• Photo from the Billy The Kid Scenic BywayBilly The Kid National Scenic Byway – Named for New Mexico’s most notorious outlaw, this 84-mile Byway includes the Old West’s epic conflicts, and mountain scenery. Start on Highway 380 from either Capitan on the west or from Picacho on the east, then travel around and back via NM highways 48 and 70, or on NM 214, which bisects the loop. The byway turns north as it continues on NM 48 and traverses the charmingly rustic mountain resort town Ruidoso, home to the Billy the Kid Interpretive Center. The Mescalero Apache lands are nearby, so you can weave west on NM 532 to find Ski Apache high up in the Sacramento Mountains. Read More (NM DOT pdf)

  • Photo from the Geronimo Trail National Scenic BywayGeronimo Trail National Scenic Byway –  Named after the Chiricahua Apache warrior Geronimo, this byway begins at the Geronimo Trail Visitors’ Center in Truth or Consequences and meanders off in two distinct western forks. Choose either the southern route on Highway 152 to San Lorenzo, or the northern route, via Highways 52 and 59 to Beaverhead. The southern route takes you past Caballo Lake State Park and through the ghost towns of Hillsboro and Kingston before winding through the Aldo Leopold Wilderness of the Black Range to San Lorenzo and the Mimbres Valley. From there, you can connect with the Trail Of The Mountain Spirits Scenic Byway, the route for the grueling annual Tour of the Gila bicycle race. The northern route takes you through the village of Cuchillo and the ghost towns of Winston and Chloride before reaching the eastern edge of the Gila National Wilderness, the nations first, at Beverhead. Read More (NM DOT pdf)

  • Photo from the Sunspot Scenic BywaySunspot Scenic Byway – This 16-mile byway begins two miles south of Cloudcroft and travels south along NM 6563 (the light wavelength in Angstroms used by scientists to find active areas on the sun) to Sunspot, a village with two famed national telescope observatories – Apache Point Observatory and the National Solar Observatory’s Sunspot Solar Observatory. Along the way, you may see Hardscrabble and Little Burro Mountains, Oscura and San Andres Peaks, and the shimmering radiance of White Sands from Haynes Canyon Vista. As the road zigzags along the front rim of the Sacramento Mountains through pine, aspen and fir forests, similar lookouts provide a peek at the dramatic spectacle some 5,000 feet below as well as access to numerous hiking trails. Read More (NM DOT pdf)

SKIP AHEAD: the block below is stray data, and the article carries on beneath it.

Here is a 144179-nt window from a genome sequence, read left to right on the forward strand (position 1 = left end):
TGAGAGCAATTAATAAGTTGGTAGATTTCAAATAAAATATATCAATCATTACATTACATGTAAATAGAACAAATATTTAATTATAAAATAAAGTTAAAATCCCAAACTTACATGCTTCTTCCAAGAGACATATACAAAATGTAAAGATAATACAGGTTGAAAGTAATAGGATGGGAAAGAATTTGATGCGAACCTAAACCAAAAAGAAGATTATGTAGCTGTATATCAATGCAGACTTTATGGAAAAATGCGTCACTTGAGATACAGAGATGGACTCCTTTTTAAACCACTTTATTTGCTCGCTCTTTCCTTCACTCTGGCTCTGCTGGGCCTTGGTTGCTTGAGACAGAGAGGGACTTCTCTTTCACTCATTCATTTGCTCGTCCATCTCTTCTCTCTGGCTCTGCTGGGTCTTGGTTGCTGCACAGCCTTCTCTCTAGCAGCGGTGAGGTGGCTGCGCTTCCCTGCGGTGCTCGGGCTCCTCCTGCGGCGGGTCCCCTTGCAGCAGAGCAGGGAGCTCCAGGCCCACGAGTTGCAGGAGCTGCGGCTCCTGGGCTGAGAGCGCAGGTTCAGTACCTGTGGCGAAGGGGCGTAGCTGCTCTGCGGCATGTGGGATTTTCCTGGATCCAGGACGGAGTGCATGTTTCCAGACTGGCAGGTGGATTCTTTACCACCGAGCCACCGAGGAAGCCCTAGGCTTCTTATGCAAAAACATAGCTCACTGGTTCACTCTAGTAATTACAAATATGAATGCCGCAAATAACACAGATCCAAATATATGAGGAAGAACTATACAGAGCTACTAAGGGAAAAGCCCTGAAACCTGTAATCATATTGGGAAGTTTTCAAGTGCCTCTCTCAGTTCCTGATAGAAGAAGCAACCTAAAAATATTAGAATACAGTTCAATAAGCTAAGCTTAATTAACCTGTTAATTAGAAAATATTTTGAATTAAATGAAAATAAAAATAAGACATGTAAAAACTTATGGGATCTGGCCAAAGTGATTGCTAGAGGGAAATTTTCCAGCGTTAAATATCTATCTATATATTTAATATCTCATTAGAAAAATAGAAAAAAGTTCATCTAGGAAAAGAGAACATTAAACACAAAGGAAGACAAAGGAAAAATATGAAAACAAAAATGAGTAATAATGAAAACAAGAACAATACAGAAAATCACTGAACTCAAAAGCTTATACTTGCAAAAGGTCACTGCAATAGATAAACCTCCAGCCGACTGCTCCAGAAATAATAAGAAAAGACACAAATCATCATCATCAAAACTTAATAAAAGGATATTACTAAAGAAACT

• Photo from the Lake Valley Back Country BywayLake Valley Back Country Byway – Start the byway west from Truth or Consequences along NM 152 to Hillsboro, then head south on NM 27. The period of major mining here spanned a century. Silver was discovered along the banks of Percha Creek in 1877, followed by a strike near Hillsboro the following year. The spectacular discovery of the Bridal Chamber claim came in 1882, with the name derived from the blinding white light cast by the huge vein of silver, the richest single body of silver ever found. Drive on to the true ghost town of Lake Valley, now owned by the BLM who offers a free self-guided walking tour. The byway continues east to the railhead of Nutt, named for Colonel Nutt, a railroad director. Turn east on NM 26 for some good green chile in Hatch. Read More (NM DOT pdf)

Call For Photos

Should you venture out on any of New Mexico’s Scenic Byways, Please consider sharing your experience with us by posting a picture from your BMW byway journey on on our public Facebook page, our Facebook Group page or email it to webmaster@nmbmwcca.org.